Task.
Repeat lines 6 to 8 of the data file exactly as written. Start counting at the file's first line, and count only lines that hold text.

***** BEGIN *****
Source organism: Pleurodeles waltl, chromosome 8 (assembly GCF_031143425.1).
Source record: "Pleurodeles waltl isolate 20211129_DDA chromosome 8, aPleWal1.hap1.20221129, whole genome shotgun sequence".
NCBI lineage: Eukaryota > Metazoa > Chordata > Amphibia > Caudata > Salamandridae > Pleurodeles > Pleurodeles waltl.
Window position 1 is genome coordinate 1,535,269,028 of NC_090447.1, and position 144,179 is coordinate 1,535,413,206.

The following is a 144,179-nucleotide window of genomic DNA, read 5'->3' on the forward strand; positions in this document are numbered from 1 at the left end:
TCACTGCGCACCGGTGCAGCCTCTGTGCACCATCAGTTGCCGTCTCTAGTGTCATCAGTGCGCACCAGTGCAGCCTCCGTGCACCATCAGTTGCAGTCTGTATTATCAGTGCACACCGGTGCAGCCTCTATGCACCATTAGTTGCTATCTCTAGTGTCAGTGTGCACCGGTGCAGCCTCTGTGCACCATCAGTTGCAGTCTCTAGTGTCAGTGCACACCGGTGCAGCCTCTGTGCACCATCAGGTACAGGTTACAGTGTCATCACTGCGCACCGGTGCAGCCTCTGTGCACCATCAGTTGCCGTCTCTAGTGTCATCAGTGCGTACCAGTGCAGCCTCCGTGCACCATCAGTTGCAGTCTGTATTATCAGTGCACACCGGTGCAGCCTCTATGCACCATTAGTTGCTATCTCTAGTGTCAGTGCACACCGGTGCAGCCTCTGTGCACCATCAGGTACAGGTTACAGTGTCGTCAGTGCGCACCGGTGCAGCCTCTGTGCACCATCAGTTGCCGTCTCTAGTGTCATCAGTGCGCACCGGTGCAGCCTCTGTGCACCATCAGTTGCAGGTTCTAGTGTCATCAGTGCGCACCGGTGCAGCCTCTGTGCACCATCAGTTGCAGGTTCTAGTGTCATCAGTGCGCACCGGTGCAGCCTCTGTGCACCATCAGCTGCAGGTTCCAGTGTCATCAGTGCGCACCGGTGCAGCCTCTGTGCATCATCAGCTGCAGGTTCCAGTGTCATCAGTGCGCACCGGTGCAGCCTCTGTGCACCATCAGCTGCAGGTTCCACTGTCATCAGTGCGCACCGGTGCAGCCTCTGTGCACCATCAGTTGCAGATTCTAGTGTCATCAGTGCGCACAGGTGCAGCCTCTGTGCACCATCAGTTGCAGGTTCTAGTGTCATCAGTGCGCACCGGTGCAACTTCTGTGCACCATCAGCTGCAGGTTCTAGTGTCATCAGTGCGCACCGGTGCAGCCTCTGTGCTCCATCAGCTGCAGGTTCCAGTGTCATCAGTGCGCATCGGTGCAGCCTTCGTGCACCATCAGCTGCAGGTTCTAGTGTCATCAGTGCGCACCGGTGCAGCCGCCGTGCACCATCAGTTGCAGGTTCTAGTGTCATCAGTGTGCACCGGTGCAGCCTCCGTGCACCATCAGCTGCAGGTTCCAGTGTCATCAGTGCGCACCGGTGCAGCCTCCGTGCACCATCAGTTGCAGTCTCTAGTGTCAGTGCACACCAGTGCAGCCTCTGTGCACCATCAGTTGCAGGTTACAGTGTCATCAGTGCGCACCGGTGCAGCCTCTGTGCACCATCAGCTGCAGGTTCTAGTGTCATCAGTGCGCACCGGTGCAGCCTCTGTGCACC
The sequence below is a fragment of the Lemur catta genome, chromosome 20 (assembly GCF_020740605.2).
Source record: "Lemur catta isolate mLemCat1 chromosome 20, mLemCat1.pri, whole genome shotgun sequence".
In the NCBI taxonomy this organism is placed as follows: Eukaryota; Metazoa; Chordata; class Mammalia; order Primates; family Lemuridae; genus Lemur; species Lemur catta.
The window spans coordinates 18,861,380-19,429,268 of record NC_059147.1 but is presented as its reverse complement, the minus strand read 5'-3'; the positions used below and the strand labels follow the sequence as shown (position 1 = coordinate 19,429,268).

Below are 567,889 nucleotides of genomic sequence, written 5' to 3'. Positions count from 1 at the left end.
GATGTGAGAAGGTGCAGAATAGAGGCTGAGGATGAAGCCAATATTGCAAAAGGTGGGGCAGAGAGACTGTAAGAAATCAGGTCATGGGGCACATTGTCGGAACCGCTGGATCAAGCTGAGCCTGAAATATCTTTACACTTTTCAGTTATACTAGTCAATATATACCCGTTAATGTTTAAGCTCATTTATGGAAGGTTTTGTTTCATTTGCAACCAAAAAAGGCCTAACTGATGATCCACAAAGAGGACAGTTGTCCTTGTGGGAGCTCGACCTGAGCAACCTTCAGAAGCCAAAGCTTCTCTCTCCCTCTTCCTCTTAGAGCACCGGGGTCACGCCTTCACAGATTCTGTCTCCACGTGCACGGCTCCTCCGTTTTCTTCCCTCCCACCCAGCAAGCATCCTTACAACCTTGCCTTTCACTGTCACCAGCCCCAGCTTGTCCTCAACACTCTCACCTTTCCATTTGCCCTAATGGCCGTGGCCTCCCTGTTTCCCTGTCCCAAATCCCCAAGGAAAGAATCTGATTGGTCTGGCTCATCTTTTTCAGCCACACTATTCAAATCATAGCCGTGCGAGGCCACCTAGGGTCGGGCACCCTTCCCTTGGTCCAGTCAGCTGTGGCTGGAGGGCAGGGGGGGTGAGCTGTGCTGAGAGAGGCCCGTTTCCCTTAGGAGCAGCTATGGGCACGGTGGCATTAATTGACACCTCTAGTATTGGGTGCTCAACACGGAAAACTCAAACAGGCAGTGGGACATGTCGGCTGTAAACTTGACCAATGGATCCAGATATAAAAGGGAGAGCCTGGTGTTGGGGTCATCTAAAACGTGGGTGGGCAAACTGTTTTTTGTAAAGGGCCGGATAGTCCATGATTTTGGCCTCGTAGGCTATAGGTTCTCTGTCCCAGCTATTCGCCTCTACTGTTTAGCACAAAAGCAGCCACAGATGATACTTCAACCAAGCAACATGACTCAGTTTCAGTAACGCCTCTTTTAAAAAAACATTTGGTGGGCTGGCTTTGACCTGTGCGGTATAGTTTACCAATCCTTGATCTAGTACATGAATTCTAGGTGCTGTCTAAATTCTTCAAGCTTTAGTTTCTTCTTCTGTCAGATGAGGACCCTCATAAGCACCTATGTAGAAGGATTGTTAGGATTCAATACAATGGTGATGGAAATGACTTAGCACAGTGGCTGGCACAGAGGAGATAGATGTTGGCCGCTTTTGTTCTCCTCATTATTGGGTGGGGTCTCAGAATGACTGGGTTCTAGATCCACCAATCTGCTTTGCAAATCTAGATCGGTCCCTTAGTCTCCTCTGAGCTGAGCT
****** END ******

TCACTGCGCACCGGTGCAGCCTCTGTGCACCATCAGTTGCCGTCTCTAGTGTCATCAGTGCGCACCAGTGCAGCCTCCGTGCACCATCAGTTGCAGTCTGTATTATCAGTGCACACCGGTGCAGCCTCTATGCACCATTAGTTGCTATCTCTAGTGTCAGTGTGCACCGGTGCAGCCTCTGTGCACCATCAGTTGCAGTCTCTAGTGTCAGTGCACACCGGTGCAGCCTCTGTGCACCATCAGGTACAGGTTACAGTGTCATCACTGCGCACCGGTGCAGCCTCTGTGCACCATCAGTTGCCGTCTCTAGTGTCATCAGTGCGTACCAGTGCAGCCTCCGTGCACCATCAGTTGCAGTCTGTATTATCAGTGCACACCGGTGCAGCCTCTATGCACCATTAGTTGCTATCTCTAGTGTCAGTGCACACCGGTGCAGCCTCTGTGCACCATCAGGTACAGGTTACAGTGTCGTCAGTGCGCACCGGTGCAGCCTCTGTGCACCATCAGTTGCCGTCTCTAGTGTCATCAGTGCGCACCGGTGCAGCCTCTGTGCACCATCAGTTGCAGGTTCTAGTGTCATCAGTGCGCACCGGTGCAGCCTCTGTGCACCATCAGTTGCAGGTTCTAGTGTCATCAGTGCGCACCGGTGCAGCCTCTGTGCACCATCAGCTGCAGGTTCCAGTGTCATCAGTGCGCACCGGTGCAGCCTCTGTGCATCATCAGCTGCAGGTTCCAGTGTCATCAGTGCGCACCGGTGCAGCCTCTGTGCACCATCAGCTGCAGGTTCCACTGTCATCAGTGCGCACCGGTGCAGCCTCTGTGCACCATCAGTTGCAGATTCTAGTGTCATCAGTGCGCACAGGTGCAGCCTCTGTGCACCATCAGTTGCAGGTTCTAGTGTCATCAGTGCGCACCGGTGCAACTTCTGTGCACCATCAGCTGCAGGTTCTAGTGTCATCAGTGCGCACCGGTGCAGCCTCTGTGCTCCATCAGCTGCAGGTTCCAGTGTCATCAGTGCGCATCGGTGCAGCCTTCGTGCACCATCAGCTGCAGGTTCTAGTGTCATCAGTGCGCACCGGTGCAGCCGCCGTGCACCATCAGTTGCAGGTTCTAGTGTCATCAGTGTGCACCGGTGCAGCCTCCGTGCACCATCAGCTGCAGGTTCCAGTGTCATCAGTGCGCACCGGTGCAGCCTCCGTGCACCATCAGTTGCAGTCTCTAGTGTCAGTGCACACCAGTGCAGCCTCTGTGCACCATCAGTTGCAGGTTACAGTGTCATCAGTGCGCACCGGTGCAGCCTCTGTGCACCATCAGCTGCAGGTTCTAGTGTCATCAGTGCGCACCGGTGCAGCCTCTGTGCACC
The sequence below is a fragment of the Lemur catta genome, chromosome 20 (assembly GCF_020740605.2).
Source record: "Lemur catta isolate mLemCat1 chromosome 20, mLemCat1.pri, whole genome shotgun sequence".